In 1901, Patápio signed a contract with the first label of Brazil, Casa Edison (Odeon), to beginning recording at once. He still would record for Casa Vieira Machado, Casa Bevilacqua, and Casa Ernesto Augusto Maltas. The full recorded portfolio of Patápio's compositions are "Amor Perdido," "Zinha," "Variações de Flauta," "Margarida," "Serenata de Amor," "Primeiro Amor," and "Sonho." In addition, he also recorded "Noturno no.1" and "Noturno no. 2" (F. Chopin), "Allegro" (Adolf Terschak), "Serenata" (Gaitano Braga), "Só Para Moer" (Viriato Figueira da Silva), "Serenata Oriental" (Ernesto Köhler), "Alvorada das Rosas" (Júlio Reis), and "Serenata" (Franz Schubert). All these pieces, with the exception of the two "Noturnos," were reissued in series on Monumentos da Música Popular Brasileira -- Os Pioneiros, V.1, EMI Odeon.
These recordings were extremely popular and sold very well, especially after Patápio's demise. With the progress of technology allowing for new recordings with less scratch noises, some label executives devised a dishonest stratagem to sell again all Patápio's records. They hired a flutist to transcribe exactly his solos and record them again. The first test was with the highly popular "Primeiro amor." Technical details, respiration technique, and overall personality didn't pass unperceived by Patápio's faithful audience, which covered with ridicule that immoral attempt. Patápio was even the inventor, at least in Brazil, of the flute technique called here "dugue-dugue," where highly proficient solo musicians harmonize and bassline their own melodies simultaneously.
Deciding to conquer São Paulo after having doing so in Rio, Patápio asked for a recommendation letter (probably written by Duque Estrada) and departed full of hopes. Looking for a illustrious professor of the Capital, he was dismissed under suspect excuses. He then had to endure the hard test of prejudice, until he finally got the opportunity of his first concert in São Paulo. Triumph was absolute. After his success of press critics and audience, that professor came to him offering his guidance for a second presentation, which was kindly refused. In April, 1905, Patápio was in São Paulo when Duque Estrada died. Patápio, as the best and the most awarded musician of I.N.M., was the natural choice to succeed him. It was a great surprise for all to see his rival Pedro de Assis take the seat after a few hours of Estrada's decease, due to Assis' personal relations with Minister Seabra.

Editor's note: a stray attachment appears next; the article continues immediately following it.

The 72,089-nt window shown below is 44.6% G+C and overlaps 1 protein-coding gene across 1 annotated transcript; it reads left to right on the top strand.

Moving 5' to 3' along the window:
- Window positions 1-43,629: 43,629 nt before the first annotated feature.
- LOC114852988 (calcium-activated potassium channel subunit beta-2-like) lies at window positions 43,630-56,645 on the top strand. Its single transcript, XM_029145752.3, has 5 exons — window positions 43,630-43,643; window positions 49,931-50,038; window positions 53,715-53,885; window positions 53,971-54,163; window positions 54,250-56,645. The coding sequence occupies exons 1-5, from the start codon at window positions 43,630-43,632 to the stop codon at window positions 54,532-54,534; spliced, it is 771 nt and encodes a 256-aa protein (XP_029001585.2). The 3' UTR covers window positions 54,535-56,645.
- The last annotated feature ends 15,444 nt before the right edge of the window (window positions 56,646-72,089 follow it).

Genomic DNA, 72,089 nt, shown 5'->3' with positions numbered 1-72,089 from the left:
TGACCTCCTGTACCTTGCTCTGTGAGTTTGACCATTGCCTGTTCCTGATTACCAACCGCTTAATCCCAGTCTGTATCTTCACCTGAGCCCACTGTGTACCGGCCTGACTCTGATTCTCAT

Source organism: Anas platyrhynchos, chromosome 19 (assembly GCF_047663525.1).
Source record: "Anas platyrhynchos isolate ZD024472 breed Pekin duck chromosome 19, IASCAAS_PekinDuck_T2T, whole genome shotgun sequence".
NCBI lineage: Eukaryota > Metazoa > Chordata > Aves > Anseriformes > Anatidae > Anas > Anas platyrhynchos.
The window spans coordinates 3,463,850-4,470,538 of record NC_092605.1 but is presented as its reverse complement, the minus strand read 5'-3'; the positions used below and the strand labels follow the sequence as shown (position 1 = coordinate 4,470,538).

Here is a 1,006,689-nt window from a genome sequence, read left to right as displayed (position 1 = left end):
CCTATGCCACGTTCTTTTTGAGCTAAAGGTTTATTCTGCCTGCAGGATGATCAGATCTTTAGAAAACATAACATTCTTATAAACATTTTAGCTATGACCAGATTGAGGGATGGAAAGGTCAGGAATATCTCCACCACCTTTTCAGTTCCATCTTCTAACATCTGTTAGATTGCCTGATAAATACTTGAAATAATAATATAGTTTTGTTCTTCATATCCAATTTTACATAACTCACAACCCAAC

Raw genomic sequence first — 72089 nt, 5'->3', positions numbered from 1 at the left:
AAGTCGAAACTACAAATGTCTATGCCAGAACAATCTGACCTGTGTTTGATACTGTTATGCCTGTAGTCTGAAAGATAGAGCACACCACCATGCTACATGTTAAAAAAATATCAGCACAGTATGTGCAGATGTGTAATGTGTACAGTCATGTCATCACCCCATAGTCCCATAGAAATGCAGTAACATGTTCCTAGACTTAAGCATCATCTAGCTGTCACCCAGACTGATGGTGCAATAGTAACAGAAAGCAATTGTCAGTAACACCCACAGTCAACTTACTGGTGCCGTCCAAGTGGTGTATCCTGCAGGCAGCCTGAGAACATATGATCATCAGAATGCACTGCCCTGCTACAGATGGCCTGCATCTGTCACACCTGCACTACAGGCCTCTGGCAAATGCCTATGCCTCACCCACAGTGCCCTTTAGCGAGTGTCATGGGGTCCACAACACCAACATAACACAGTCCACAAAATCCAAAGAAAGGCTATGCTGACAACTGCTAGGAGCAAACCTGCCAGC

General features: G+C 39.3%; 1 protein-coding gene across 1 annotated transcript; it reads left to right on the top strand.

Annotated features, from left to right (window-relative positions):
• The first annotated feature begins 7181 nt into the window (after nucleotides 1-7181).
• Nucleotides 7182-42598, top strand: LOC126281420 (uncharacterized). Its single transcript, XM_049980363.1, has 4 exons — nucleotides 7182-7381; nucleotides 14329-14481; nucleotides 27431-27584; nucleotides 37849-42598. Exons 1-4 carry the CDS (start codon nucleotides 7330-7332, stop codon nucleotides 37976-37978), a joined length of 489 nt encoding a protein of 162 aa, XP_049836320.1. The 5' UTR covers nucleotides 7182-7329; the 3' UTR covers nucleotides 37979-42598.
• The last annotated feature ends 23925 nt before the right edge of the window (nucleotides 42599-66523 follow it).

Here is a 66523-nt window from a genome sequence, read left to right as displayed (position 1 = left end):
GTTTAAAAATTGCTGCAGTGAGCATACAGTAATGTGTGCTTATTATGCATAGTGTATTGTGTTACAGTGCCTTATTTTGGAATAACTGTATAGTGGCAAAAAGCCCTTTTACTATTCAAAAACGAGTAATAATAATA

Patápio went on in São Paulo, playing disputed concerts, giving flute classes, and writing music for operettas and plays such as the drama Mancha que limpa (February, 1906). Amongst his considerable deeds it may be mentioned that he was solicited by the Presidency of the Republic to give an especial presentation for President Afonso Pena at the Palácio do Catete, and so he did. But his dream, as was the dream of all musicians of that time, was to play in Europe. He aimed to gather the necessary funding for that enterprise by organizing a tour through South. At March 14, 1907, he traveled to that region, collecting enthusiastic press critics, beginning with concerts in Curitiba PR, from March 18 to March 30. His concerts were gala events in the majestic Guaíra theater, with the presence of the Military Music Band playing during the intervals and with Patápio being accompanied by the Orfeão Paranaense orchestra.
Patápio followed his itinerary towards Florianópolis, arriving there at April 12. With the press already writing excitedly about him, he chose the date of April 18 for his first presentation there. Anxiously waiting, the concert was successively postponed with the press announcing that Patápio had caught a strong influenza along with a high fever. He had, in fact, caught difteria. At two a.m. on April the 24th, 1907, he died.
But his genius wasn't to be forgotten. His "Oriental, opus 6" was recorded in 1913 by flutist Agenor Bens (Casa Edison). In 1928 saxophonist Lazário Teixeira recorded 1904's "Variações de flauta" under the name "Fantasia de concerto" (Parlophon). During Patápio's demise jubilee in 1957, virtuose flutist Altamiro Carrilho recorded the LP Revivendo Patápio (Copacabana). Carlos Poyares included "Margarida," "Primeiro Amor," and "Zinha" in his Som de Prata, Flauta de Lata LP (Marcus Pereira). In 1967, flutist Lenir Siqueira recorded the LP Relembrando Patápio (Odeon), accompanied by Alceu Bocchino (piano).